Article Date: 4/1/2010

When Two Surgeons Work Together: Interdisciplinary Surgical Coding
CODING Q&A

When Two Surgeons Work Together: Interdisciplinary Surgical Coding

INFORMATION PROVIDED BY RIVA LEE ASBELL

When surgeons from two different specialties operate during the same session, it is tricky to code correctly and optimize each surgeon's reimbursement. You must master modifiers and must foster coding communication between the two parties. Here I am writing only about Medicare reimbursement.

Common examples of two sub-specialties working together:

Anterior Segment (Cataract) and Retina. The cataract surgeon finds that, during the procedure, the nucleus drops into the posterior vitreous. The retinal surgeon is asked to join in performing the surgery. In some cases, the retinal surgeon just fragments and removes the crystalline lens and the anterior-segment surgeon places the intraocular lens. In other instances, the retinal surgeon will complete the case and insert the intraocular lens.

Anterior Segment (Cornea) and Retina. The corneal specialist removes the cornea in preparation for a corneal transplant and places a temporary keratoprosthesis. The retinal surgeon then performs the retinal procedure, followed by the corneal specialist removing the temporary keratoprosthesis and doing a penetrating keratoplasty.

Glaucoma and Retina. A retinal physician is often involved in glaucoma surgery, especially when shunt placement is involved.

CODING ISSUES

The principal coding dilemma remains achieving optimal reimbursement for each surgeon. This goal is to enable each surgeon to be paid independently for each procedure according to Medicare's multiple surgery reimbursement guidelines, wherein the first procedure is paid at 100% of the allowable and next four are paid at 50% of the allowable.

Modifiers: When coding joint cases, do not use modifier 62 — the cosurgery modifier. When used, this modifier engenders payment at 125% of the allowable for all procedures performed. Then each surgeon receives 62.5% of the total allowable. Rather, each surgeon should bill separately according to multiple surgery rules and apply modifier 79 as the last modifier on each procedure code used.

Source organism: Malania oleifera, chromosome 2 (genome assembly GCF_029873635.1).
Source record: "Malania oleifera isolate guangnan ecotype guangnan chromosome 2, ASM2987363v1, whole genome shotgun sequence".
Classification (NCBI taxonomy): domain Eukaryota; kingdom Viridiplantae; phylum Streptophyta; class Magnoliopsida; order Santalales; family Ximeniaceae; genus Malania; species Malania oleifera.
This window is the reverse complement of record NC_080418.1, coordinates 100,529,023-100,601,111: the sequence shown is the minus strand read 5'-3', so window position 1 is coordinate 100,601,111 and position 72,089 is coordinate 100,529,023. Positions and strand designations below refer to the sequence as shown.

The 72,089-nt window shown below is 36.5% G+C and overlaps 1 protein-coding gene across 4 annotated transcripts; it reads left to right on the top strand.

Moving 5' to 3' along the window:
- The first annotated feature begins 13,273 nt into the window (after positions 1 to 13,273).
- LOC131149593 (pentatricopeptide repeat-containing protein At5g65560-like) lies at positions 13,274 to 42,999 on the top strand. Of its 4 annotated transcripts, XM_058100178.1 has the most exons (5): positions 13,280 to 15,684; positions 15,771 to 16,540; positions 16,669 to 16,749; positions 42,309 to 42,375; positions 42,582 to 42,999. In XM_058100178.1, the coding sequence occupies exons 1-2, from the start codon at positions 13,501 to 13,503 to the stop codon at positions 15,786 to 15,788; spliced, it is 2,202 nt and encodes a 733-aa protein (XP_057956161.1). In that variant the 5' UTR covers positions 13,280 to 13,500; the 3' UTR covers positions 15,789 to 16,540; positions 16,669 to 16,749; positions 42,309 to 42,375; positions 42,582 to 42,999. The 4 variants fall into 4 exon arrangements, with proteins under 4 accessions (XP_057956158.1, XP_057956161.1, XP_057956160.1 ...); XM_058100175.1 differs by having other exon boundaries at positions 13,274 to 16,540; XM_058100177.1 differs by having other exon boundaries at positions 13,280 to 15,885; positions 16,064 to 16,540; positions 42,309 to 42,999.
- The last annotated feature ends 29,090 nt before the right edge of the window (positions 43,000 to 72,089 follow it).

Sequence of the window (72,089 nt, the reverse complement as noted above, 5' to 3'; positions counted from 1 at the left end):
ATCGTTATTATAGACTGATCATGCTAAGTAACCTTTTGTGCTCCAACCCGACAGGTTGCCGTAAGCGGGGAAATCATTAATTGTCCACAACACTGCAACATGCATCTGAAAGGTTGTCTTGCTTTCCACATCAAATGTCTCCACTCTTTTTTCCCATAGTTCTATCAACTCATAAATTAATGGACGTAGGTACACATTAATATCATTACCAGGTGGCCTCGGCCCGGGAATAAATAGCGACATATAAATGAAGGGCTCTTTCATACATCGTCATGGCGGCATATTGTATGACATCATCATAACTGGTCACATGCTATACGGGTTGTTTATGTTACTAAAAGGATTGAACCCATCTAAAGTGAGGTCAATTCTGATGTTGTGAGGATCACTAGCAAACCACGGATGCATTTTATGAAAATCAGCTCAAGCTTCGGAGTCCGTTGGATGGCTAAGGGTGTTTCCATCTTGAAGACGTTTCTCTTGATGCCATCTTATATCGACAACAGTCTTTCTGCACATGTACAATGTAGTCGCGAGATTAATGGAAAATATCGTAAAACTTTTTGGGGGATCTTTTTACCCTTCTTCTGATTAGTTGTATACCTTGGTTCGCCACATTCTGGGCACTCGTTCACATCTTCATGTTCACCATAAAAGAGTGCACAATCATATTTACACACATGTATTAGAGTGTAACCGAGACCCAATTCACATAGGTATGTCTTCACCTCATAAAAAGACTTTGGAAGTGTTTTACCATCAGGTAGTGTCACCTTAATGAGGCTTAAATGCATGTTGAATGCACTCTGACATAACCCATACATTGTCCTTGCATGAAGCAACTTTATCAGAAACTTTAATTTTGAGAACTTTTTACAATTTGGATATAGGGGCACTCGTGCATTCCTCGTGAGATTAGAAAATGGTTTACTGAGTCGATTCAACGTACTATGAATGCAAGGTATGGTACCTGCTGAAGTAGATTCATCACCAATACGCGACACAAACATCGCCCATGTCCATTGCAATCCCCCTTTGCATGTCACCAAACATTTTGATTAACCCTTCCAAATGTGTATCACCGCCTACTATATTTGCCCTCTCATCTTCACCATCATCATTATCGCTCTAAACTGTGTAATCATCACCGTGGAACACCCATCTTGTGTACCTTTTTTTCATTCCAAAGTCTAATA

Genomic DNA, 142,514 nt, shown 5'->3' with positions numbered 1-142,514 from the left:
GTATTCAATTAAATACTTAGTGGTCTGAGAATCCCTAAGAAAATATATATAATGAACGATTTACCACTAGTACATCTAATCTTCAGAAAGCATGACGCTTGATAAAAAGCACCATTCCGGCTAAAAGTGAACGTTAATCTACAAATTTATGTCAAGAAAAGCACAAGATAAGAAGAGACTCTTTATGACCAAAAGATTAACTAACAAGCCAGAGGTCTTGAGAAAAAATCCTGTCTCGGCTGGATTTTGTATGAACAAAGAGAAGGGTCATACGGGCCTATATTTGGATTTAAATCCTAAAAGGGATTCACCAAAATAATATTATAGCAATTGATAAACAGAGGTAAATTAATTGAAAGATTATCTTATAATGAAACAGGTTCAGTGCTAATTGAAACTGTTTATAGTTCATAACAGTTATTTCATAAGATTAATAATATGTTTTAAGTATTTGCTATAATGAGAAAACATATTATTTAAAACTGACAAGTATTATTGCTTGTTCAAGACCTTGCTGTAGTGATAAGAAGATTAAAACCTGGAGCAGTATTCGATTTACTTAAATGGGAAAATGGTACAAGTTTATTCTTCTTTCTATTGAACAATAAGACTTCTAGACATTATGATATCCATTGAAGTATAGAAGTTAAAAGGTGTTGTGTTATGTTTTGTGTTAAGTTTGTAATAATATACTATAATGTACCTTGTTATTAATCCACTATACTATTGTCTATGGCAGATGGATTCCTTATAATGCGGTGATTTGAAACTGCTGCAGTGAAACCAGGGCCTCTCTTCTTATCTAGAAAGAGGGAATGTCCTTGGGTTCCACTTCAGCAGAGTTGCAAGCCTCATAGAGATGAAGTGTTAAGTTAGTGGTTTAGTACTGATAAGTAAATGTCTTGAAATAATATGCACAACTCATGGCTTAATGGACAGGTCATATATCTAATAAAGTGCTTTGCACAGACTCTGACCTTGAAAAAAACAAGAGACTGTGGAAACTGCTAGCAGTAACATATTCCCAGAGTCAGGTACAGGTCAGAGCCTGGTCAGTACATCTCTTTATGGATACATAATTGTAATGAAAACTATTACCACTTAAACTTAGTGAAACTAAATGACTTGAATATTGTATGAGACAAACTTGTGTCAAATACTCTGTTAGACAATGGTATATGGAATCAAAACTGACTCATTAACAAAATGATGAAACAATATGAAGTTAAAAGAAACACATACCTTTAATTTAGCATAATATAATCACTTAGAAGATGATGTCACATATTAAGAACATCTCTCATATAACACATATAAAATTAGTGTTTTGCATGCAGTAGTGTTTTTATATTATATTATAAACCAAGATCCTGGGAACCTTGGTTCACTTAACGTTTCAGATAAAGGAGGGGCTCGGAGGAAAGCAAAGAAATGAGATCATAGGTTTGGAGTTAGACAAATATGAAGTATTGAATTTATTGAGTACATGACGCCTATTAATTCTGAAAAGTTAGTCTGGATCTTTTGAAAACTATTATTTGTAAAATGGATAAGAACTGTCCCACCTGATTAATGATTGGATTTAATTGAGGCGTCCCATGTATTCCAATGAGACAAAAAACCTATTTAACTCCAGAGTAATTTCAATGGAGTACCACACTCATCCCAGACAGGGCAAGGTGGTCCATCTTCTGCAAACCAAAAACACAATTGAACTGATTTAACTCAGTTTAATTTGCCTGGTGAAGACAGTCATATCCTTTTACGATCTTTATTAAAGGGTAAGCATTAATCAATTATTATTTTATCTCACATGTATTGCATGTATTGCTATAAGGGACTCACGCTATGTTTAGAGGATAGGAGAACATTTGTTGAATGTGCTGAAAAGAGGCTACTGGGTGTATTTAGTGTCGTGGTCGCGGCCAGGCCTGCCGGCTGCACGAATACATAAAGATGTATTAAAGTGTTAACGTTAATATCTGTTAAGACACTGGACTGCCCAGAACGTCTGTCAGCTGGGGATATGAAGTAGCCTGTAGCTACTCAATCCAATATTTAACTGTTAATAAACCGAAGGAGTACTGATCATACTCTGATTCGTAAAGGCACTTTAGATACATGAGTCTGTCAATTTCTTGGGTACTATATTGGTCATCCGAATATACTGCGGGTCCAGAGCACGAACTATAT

Tips:
► It is imperative to have mastered the uses of the modifiers — often different modifiers may be needed when coding the same surgery.
► Use modifier 78 when the procedure is related to the primary procedure that was performed in the global period. You still would append modifier 79 as the next modifier.
► Use modifier 79 on each code and when the procedure is considered “unrelated” according to Medicare.

A final word on Medicare's concept of “unrelated”: It is not the medical concept. Retinal detachment following cataract surgery is related in a physician's thinking but not in Medicare's.

Case Scenario:

Patient presented with a vitreous hemorrhage and cataract with pseudoexfoliation and loose zonules in the right eye. The vitreoretinal surgeon performs a pars plana vitrectomy and lensectomy and the anterior-segment surgeon inserts a posterior-chamber IOL. Code for two surgeons.

Vitreoretinal Surgeon:

Diagnosis:

(1) 379.23 Vitreous hemorrhage, right eye

(2) 366.23 Cataract, right eye

Surgery:

Procedure Code(s)

(1) 66850 Removal of lens material; Phacoemulsification technique, Modifier 79-RT

(2) 67036 Vitrectomy, pars plana approach, right eye

Modifiers 51-79-RT

Anterior-Segment Surgeon:

Diagnosis:

(1) 379.31 Aphakia

Surgery:

Procedure Code(s)

(1) 66985 Insertion of secondary IOL, Modifier 79-RT

Use modifier-79 for each surgeon to be paid 100% of the allowable, plus 50% of the subsequent four procedures. RP

CPT codes ©2010 American Medical Association.

Riva Lee Asbell can be contacted at www.rivaleeasbell.com, where the order form for her new book, Tips on Ophthalmic Surgical Coding by Subspecialty, can be found and downloaded under Products/Books.


Retinal Physician, Issue: April 2010